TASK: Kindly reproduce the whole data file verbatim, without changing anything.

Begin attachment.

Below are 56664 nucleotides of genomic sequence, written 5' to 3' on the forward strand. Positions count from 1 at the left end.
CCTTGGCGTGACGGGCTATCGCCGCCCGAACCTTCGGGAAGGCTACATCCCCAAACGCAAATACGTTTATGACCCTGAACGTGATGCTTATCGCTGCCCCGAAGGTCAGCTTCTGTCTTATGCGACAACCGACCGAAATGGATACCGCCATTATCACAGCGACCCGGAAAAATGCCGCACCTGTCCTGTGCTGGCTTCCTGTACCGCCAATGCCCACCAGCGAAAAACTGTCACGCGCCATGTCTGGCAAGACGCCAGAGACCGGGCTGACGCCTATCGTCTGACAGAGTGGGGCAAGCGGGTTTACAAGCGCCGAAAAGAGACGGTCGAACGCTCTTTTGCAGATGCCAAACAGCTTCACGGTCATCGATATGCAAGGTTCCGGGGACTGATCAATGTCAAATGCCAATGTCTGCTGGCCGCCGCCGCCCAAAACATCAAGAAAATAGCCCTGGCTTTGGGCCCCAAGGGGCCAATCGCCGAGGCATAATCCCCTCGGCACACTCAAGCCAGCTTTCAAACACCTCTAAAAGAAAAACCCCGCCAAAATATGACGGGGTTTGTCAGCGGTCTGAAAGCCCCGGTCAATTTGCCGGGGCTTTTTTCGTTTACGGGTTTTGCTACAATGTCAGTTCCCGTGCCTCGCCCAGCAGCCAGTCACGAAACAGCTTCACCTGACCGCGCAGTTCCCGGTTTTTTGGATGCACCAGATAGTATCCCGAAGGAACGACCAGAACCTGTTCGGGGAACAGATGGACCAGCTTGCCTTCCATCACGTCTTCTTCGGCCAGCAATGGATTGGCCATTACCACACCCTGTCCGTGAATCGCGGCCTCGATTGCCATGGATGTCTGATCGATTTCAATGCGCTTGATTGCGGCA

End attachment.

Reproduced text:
Below are 56664 nucleotides of genomic sequence, written 5' to 3' on the forward strand. Positions count from 1 at the left end.
CCTTGGCGTGACGGGCTATCGCCGCCCGAACCTTCGGGAAGGCTACATCCCCAAACGCAAATACGTTTATGACCCTGAACGTGATGCTTATCGCTGCCCCGAAGGTCAGCTTCTGTCTTATGCGACAACCGACCGAAATGGATACCGCCATTATCACAGCGACCCGGAAAAATGCCGCACCTGTCCTGTGCTGGCTTCCTGTACCGCCAATGCCCACCAGCGAAAAACTGTCACGCGCCATGTCTGGCAAGACGCCAGAGACCGGGCTGACGCCTATCGTCTGACAGAGTGGGGCAAGCGGGTTTACAAGCGCCGAAAAGAGACGGTCGAACGCTCTTTTGCAGATGCCAAACAGCTTCACGGTCATCGATATGCAAGGTTCCGGGGACTGATCAATGTCAAATGCCAATGTCTGCTGGCCGCCGCCGCCCAAAACATCAAGAAAATAGCCCTGGCTTTGGGCCCCAAGGGGCCAATCGCCGAGGCATAATCCCCTCGGCACACTCAAGCCAGCTTTCAAACACCTCTAAAAGAAAAACCCCGCCAAAATATGACGGGGTTTGTCAGCGGTCTGAAAGCCCCGGTCAATTTGCCGGGGCTTTTTTCGTTTACGGGTTTTGCTACAATGTCAGTTCCCGTGCCTCGCCCAGCAGCCAGTCACGAAACAGCTTCACCTGACCGCGCAGTTCCCGGTTTTTTGGATGCACCAGATAGTATCCCGAAGGAACGACCAGAACCTGTTCGGGGAACAGATGGACCAGCTTGCCTTCCATCACGTCTTCTTCGGCCAGCAATGGATTGGCCATTACCACACCCTGTCCGTGAATCGCGGCCTCGATTGCCATGGATGTCTGATCGATTTCAATGCGCTTGATTGCGGCA